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As Norway funds rainforest conservation, its pension fund invests in companies driving deforestation

At the same time that it is committing hundreds of millions of dollars a year to protecting rainforests, Norway is investing more than 13 billion dollars a year via its pension fund in dozens of companies linked to deforestation, alleges a new report from Rainforest Foundation Norway and Friends of the Earth Norway.

The report, “Beauty and the Beast”, finds that Norway’s Government Pension Fund Global has stakes in companies operating in the palm oil, oil and gas, mining, beef, logging, pulp and paper, soy and hydroelectric energy sectors in key tropical forest countries. The investments dwarf the $500 million or so the Norwegian government commits annually toward reducing deforestation and forest degradation.

Beauty and the Beast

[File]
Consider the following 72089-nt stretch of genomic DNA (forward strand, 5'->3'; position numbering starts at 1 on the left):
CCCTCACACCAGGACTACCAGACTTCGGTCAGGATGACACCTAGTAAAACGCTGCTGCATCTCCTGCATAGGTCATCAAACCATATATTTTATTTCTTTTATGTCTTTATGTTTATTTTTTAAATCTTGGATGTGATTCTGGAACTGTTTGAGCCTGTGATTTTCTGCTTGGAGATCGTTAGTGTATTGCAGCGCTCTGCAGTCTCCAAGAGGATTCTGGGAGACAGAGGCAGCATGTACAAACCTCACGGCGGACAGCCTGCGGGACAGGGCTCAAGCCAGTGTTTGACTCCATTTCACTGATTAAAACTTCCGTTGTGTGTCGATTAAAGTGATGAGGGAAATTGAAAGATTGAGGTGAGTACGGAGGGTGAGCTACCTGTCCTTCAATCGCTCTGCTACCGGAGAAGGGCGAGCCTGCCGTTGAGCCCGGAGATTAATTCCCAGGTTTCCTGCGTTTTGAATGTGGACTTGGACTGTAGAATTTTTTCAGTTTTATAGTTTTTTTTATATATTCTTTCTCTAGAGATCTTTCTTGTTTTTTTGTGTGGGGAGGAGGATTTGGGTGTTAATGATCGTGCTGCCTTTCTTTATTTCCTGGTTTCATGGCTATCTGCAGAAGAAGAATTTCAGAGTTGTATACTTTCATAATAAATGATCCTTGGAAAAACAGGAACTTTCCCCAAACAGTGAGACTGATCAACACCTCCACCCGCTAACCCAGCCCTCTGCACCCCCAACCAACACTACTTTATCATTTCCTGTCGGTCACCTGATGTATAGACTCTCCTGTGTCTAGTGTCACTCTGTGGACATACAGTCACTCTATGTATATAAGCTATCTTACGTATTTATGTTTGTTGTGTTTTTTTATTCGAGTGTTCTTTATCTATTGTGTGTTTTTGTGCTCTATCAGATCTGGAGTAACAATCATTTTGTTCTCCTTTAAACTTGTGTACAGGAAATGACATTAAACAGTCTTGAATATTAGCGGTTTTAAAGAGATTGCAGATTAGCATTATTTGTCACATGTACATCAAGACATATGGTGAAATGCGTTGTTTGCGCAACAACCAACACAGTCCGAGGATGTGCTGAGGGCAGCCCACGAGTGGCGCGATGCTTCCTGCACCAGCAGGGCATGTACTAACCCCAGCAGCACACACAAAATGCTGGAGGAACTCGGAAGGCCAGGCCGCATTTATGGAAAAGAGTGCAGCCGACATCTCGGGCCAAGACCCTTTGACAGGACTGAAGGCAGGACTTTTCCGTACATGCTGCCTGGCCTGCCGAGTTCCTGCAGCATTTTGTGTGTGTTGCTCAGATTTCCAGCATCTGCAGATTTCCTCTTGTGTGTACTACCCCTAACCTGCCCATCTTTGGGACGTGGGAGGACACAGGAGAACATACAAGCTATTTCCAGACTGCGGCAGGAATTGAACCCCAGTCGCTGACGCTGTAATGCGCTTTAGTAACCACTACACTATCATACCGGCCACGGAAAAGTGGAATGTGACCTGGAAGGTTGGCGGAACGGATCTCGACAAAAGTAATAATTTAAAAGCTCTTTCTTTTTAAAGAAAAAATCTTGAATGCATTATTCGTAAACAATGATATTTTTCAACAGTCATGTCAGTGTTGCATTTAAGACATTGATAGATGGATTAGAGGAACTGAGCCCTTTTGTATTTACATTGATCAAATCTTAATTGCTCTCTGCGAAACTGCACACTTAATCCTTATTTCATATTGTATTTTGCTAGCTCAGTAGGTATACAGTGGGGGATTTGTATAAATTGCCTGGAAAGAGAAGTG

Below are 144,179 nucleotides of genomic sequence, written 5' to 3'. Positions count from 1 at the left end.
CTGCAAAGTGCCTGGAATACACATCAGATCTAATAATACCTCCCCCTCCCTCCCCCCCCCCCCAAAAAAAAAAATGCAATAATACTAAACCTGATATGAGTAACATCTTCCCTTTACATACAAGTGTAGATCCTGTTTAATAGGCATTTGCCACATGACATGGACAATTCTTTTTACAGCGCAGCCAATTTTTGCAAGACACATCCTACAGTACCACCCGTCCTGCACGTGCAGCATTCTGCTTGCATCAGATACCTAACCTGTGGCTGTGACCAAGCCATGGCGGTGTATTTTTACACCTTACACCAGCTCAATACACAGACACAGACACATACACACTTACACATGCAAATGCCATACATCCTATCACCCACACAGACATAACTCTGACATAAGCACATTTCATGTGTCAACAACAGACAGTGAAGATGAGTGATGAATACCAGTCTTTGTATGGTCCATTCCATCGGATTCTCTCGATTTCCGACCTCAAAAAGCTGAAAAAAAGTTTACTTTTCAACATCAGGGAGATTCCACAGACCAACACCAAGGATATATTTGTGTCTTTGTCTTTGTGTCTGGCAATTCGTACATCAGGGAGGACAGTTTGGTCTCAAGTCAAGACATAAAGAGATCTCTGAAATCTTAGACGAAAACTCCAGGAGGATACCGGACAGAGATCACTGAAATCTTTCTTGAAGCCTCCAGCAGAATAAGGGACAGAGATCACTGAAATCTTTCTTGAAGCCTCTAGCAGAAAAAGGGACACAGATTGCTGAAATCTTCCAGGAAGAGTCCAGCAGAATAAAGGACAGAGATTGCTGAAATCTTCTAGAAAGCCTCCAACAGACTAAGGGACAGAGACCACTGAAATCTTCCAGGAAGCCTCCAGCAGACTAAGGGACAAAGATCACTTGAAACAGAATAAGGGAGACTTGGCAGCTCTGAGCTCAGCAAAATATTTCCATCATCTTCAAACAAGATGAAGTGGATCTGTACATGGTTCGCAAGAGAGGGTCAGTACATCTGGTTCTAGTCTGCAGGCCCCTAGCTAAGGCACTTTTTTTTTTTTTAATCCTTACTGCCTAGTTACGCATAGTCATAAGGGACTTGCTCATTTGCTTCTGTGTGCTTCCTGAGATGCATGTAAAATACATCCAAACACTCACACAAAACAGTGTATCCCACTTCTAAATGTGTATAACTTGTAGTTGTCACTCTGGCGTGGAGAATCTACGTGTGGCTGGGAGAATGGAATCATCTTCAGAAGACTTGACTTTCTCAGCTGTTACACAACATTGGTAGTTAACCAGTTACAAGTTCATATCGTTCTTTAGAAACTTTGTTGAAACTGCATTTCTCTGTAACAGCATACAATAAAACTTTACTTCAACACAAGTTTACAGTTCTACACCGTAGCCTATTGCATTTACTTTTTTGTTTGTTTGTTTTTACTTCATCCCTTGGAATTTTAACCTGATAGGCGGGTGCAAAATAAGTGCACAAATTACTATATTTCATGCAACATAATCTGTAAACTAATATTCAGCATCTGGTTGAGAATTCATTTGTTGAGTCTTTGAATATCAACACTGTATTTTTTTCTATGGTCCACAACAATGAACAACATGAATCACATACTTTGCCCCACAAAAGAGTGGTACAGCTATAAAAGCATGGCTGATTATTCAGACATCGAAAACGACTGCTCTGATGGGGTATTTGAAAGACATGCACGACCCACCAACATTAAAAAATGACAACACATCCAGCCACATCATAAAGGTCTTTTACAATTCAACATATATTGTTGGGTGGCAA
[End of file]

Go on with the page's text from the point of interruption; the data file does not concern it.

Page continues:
“While Norway has become internationally famous for its initiative towards rainforest protection, the truth is that the same government invests far more money in some of the worst industries on Earth, responsible for massive rainforest destruction,” said Lars Løvold, director of Rainforest Foundation Norway, in a statement.

“This illustrates a critical incoherence in the Norwegian approach to the rainforests. Furthermore, the investments made by the Norwegian Government are undermining the much needed international effort to preserve the rainforest. While the Norwegian Government is using a finger to save rainforests, it uses a fist to destroy it.”

Nonetheless Norway remains the biggest donor toward overseas efforts to protect forests. The pension fund has also divested from six companies involved in especially egregious deforestation.

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